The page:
The easyJet (LSE: EZJ) share price opened 3.4% higher this morning after management upped its full-year profit guidance in a Q3 trading update. Following a “strong performance” in the quarter, the FTSE 100 firm said it now expects headline profit before tax for its financial year ending 30 September to be between £550m and £590m. This compares with previous guidance of £530m to £580m.
Over the past 12 months, easyJet has delivered an 18.4% total return for investors, soaring way above the 7.2% posted by the FTSE 100. Furthermore, its long-term performance has been just as impressive, averaging 19.6% annually over the last decade compared with the index’s 7.7%.
I believe easyJet and another outperforming firm in the travel sector offer good value at current levels. As such, I’d be happy to buy a stake in both businesses on the basis that I see them continuing to fly higher than the wider market.
From strength to strength
easyJet said its strong Q3 performance came on the back of “robust consumer demand” and “a benign competitor environment, with unfilled Monarch capacity and challenges for competitors in France.” This helped the company increase Q3 revenue by 14%, while the upgrade to full-year headline profit guidance came despite some industry-wide headwinds in costs, European industrial action and severe weather.
Such challenges tend to wax and wane, but the key thing is that easyJet goes from strength to strength. It continues to have plenty of scope for growth, as demonstrated by its move to introduce higher-capacity (lower-cost) planes on its most popular routes and its rapid expansion at Berlin Tegel airport, following the acquisition of parts of insolvent Air Berlin.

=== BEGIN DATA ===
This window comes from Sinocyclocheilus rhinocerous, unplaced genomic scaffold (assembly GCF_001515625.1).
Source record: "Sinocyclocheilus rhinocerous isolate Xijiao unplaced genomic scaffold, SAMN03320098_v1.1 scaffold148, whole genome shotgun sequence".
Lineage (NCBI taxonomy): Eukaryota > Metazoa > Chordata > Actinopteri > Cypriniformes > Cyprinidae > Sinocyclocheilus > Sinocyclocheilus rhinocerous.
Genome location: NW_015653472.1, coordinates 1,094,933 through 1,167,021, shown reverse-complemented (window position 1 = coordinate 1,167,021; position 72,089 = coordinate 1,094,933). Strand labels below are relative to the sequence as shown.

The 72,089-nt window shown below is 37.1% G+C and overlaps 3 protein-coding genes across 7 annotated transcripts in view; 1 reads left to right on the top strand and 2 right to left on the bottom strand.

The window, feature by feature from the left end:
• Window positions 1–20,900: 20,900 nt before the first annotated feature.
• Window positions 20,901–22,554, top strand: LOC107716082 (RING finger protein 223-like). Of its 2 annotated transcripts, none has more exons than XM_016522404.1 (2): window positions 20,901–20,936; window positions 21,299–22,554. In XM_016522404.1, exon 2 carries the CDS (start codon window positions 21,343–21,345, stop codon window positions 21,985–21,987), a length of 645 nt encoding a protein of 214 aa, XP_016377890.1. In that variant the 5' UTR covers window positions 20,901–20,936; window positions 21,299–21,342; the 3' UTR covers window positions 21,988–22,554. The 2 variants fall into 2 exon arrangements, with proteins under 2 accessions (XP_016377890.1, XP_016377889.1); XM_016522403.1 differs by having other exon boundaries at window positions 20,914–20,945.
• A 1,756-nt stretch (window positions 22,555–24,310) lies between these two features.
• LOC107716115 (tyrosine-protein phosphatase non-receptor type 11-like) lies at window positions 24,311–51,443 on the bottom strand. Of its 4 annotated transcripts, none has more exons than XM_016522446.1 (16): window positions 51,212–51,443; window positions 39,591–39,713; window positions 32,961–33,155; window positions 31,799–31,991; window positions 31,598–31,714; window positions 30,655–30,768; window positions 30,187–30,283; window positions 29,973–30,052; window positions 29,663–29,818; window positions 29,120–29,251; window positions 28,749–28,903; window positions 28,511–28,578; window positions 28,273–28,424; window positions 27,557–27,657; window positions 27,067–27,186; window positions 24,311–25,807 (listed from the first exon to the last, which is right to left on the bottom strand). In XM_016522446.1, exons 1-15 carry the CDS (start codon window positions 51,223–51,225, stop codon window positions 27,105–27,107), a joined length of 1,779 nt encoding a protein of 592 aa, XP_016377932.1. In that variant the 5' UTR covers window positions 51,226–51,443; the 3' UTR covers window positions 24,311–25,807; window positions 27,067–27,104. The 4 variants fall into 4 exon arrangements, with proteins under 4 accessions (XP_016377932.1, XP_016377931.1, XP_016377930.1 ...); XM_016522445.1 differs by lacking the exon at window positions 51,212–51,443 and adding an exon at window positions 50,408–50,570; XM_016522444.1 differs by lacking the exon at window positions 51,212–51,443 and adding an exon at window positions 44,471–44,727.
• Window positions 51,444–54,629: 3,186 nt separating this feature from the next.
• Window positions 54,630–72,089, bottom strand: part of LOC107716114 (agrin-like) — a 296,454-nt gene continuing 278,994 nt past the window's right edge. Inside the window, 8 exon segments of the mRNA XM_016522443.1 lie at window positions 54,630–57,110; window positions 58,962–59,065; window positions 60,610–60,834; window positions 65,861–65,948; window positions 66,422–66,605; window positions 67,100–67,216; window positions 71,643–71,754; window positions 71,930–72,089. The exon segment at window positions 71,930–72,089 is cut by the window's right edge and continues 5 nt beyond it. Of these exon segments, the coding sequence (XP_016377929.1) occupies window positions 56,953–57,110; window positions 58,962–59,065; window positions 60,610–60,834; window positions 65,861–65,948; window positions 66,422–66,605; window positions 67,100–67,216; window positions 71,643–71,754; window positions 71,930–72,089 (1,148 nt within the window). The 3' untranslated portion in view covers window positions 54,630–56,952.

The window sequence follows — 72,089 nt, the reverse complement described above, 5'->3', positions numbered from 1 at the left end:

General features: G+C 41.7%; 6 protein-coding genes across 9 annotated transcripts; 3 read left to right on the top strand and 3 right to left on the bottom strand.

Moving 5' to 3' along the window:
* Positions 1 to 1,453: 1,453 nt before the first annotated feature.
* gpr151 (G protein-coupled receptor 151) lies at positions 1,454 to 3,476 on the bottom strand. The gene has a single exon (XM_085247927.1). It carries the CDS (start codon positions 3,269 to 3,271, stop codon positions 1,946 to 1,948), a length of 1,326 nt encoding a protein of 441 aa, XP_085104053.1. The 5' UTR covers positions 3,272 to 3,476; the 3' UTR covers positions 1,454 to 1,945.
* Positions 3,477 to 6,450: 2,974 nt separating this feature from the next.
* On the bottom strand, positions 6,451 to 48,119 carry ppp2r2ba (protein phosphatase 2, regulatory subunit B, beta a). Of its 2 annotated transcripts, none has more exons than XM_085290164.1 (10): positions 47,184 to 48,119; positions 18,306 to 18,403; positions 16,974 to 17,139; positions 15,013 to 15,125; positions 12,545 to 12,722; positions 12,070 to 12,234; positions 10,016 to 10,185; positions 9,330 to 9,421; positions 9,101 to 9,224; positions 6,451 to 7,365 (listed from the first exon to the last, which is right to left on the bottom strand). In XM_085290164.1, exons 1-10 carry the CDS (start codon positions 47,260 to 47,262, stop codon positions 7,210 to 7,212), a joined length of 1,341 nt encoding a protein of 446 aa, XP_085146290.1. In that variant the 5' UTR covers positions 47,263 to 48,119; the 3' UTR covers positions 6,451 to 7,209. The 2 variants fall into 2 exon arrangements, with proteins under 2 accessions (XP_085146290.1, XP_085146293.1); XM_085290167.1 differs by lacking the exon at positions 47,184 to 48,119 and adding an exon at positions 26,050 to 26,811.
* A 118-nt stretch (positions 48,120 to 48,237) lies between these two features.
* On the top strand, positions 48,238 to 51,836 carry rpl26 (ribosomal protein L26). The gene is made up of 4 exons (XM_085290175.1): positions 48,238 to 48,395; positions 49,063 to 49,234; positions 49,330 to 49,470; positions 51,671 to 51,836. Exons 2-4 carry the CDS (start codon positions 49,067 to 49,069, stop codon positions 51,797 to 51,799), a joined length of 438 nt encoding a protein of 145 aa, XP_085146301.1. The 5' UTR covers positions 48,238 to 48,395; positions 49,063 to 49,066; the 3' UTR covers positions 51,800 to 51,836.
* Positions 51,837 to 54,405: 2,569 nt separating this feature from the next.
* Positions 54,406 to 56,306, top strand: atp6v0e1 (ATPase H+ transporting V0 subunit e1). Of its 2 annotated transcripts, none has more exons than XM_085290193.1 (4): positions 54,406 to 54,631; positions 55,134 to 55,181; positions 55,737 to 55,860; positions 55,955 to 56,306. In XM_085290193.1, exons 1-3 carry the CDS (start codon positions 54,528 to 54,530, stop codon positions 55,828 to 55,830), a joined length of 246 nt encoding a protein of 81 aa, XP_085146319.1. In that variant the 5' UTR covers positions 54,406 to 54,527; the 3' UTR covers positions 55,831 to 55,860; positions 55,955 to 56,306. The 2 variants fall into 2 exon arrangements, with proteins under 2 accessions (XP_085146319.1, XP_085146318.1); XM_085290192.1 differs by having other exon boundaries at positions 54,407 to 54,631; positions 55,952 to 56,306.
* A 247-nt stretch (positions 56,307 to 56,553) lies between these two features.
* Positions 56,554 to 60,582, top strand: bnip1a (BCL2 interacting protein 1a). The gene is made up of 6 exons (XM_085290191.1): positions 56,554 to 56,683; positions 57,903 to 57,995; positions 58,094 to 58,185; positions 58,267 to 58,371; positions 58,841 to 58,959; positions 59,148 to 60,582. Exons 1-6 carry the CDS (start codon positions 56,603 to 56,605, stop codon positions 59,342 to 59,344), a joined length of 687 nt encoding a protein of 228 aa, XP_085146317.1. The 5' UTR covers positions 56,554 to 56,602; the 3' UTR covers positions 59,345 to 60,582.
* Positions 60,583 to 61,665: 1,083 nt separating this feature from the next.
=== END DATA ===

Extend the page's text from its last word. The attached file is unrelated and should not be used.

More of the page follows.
I see little risk from a new chief executive, following Carolyn McCall’s move to ITV after over eight year’s at easyJet. New boss Johan Lundgren is a travel sector veteran, latterly as group deputy chief executive at TUI. I reckon today’s profit upgrade at the midpoint will translate into earnings per share (EPS) of around 117p. At a share price of 1,700p, this gives a price-to-earnings (P/E) ratio of 14.5. Add in a prospective dividend yield of 3.3% and sector-leading balance sheet strength (£655m net cash at the last half-year end) and this is a stock I’d be happy to board.
Continuing positive performance
Meanwhile on terra firma, National Express (LSE: NEX) is another travel stock I’ve been keen on for a while and where I continue to see value. The road has been a profitable one for investors since Dean Finch took the driving seat in 2010. The annual total return over the last five years has averaged 13.7% compared with 7% from the FTSE 100. Over the past 12 months, the returns have been 14.9% versus 7.2%.
The provider of bus and coach services in the UK, North America, Spain and Morocco (and rail services in Germany) earned more than 80% of its operating profit from overseas in its last financial year. This helped it post an 11% increase in underlying EPS. It reported a “positive performance across all divisions” for the first four months of the current year at its AGM in May and analysts are forecasting another 11% rise in EPS (to 32.25p) for the full year. At a share price of 407p, I see great value here with a P/E of 12.6 and prospective dividend yield of 3.7%.
G A Chester has no position in any of the shares mentioned. The Motley Fool UK has recommended ITV. Views expressed on the companies mentioned in this article are those of the writer and therefore may differ from the official recommendations we make in our subscription services such as Share Advisor, Hidden Winners and Pro. Here at The Motley Fool we believe that considering a diverse range of insights makes us better investors.